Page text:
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Hunting For Fools

Hunting For Fools image
Parent Issue
Public Domain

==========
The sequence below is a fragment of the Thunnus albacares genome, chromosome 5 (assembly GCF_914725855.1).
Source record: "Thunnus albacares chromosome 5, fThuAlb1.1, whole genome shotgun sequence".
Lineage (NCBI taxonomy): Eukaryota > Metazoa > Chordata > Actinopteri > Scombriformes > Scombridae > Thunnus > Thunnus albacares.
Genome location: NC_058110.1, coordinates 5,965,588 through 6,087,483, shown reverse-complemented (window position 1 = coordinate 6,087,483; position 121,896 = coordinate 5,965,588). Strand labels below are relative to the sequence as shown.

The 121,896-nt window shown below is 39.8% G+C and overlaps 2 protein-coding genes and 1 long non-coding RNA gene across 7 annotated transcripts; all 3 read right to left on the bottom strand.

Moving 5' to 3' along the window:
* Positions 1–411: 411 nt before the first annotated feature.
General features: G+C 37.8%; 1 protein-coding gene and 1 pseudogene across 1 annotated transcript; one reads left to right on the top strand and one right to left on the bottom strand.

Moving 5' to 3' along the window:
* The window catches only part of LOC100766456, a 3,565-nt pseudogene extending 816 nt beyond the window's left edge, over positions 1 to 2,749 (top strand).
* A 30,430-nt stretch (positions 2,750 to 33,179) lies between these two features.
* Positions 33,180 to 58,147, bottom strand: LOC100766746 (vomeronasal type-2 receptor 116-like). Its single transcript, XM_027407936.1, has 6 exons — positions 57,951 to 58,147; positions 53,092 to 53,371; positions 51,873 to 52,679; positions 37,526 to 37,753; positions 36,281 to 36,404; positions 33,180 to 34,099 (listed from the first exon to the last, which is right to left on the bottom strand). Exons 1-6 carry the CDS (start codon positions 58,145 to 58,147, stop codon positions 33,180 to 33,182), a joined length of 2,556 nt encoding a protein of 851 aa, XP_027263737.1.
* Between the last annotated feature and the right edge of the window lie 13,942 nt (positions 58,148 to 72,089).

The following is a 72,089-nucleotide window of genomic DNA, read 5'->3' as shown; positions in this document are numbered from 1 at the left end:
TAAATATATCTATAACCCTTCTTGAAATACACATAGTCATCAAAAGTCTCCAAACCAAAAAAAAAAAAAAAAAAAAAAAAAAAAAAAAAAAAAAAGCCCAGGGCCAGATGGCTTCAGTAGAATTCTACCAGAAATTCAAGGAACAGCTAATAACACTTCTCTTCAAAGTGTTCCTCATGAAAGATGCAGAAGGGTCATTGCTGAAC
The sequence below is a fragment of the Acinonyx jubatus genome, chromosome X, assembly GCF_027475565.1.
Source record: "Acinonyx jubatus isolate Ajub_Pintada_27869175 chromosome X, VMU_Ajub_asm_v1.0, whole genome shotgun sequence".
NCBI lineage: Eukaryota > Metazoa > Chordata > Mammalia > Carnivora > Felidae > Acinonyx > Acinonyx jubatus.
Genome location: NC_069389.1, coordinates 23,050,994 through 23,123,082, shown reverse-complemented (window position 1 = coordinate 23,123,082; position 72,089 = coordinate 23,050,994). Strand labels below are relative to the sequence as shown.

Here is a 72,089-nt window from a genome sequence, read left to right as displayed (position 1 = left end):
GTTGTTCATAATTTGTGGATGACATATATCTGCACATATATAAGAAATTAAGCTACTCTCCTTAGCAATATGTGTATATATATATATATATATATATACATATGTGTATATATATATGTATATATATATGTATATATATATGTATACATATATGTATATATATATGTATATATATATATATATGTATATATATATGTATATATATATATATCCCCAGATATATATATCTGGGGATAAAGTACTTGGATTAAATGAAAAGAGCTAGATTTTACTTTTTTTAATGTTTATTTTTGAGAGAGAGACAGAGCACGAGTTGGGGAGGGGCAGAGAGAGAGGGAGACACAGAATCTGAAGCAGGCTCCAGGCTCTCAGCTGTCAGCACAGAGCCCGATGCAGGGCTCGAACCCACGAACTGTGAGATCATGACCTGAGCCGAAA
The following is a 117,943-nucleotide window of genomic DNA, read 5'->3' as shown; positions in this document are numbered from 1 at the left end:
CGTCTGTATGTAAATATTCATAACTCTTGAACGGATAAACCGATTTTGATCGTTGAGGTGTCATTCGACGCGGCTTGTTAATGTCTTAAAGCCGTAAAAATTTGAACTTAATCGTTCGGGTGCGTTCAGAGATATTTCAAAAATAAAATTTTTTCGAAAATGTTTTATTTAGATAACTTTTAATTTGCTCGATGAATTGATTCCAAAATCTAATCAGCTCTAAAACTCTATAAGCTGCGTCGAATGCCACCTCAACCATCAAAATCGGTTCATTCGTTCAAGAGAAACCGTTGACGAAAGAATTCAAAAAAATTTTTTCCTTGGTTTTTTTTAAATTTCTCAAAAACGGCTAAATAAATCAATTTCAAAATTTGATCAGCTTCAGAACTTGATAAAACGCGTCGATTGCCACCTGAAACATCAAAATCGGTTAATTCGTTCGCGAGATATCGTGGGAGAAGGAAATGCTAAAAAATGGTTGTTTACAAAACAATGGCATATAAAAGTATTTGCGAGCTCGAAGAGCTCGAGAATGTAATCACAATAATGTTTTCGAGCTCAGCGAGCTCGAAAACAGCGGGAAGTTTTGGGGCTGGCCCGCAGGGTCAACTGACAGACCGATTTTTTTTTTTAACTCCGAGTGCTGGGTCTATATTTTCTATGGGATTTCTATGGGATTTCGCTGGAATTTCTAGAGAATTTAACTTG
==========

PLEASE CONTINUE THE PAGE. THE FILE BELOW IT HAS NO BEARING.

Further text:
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In Chicago, the other day, as a keenooking business man, with his hat worn on the nape oí" his neck, was standing on Clark street, a simple gawky-looking country lad of' nineteen, with a big envelope in his hand, and his inouth and eyea wide open, came sauntering along, looking anxiously at all the signs, whicb. he was apparently spelling )ut. Tho busioess man being naturally tind-hcarted, and desiring to do a friendly turn to a stranger, said to the boy. " fli, sonny, what are you looking for? Let me see that letter." "No, I can' t let you have that letter; thero's bonds in it," said the boy; "but D'haps you can teil me where Misther Smith lives round here. The boss told me .he number, but I've fbrgotten it, and the etter has got bonds in it, and so I ain't to give it to anybody but him." " Why, I've been waiting for you this ïalf hour," said the keen business man, as lis lace brightened up ; " waiting for you to bring me those bonds which I bought of what' s his name." "Be you Mr. Smith?" said the boy; 1 well, now, I'm glad I met you, because L'd olean ibrgot what was the number whero the boss said you lived, and I wouldn' t like to go back to him without findng you ; it would have looked as if 1 was careless." With these rcmarks the lad took out a big envelopemarked, " J. Smith, Esq. Present," m the upper corner, " $2,500 U.S. 520s," and in the lower corner, "Commiasion due, $5. Please remit by bearer." "That' s all right, sonny," said the keenooking business man, as he hauled out a scantily furoished purse, gave the boy a five dollar bill and aquarter, and said : " There, sonny, that quarter is to reward you for y our clcverness and your fidelity," and putting .he envelope in his breast pocket he walked eisurely round the corner, ran to Dearborn street with the speed of a deer, skipped ightly round to Madison, and hailing a car was whirled away at a comparatively lightning speed. Not till he had reached Union park did he draw the precious envelope from his pocket, and with the remark : Pray heavcns they are not registered! " tore it open. He then found that the envelope contained a copy of a Chicago paper, which he coald have purchased at the ofice for five cents. Meanwhile the simple country lad, entering a beer saloon in the vicinity of the Sherman House, has absorbed a beer, salted away the five-dollar bij with seven others in his pocket-book, and with the remark : "The fish is biting very numerously to-day ! " takes another envelope from his pocket, and once more sallies ibrth in search of a keen-looking business man.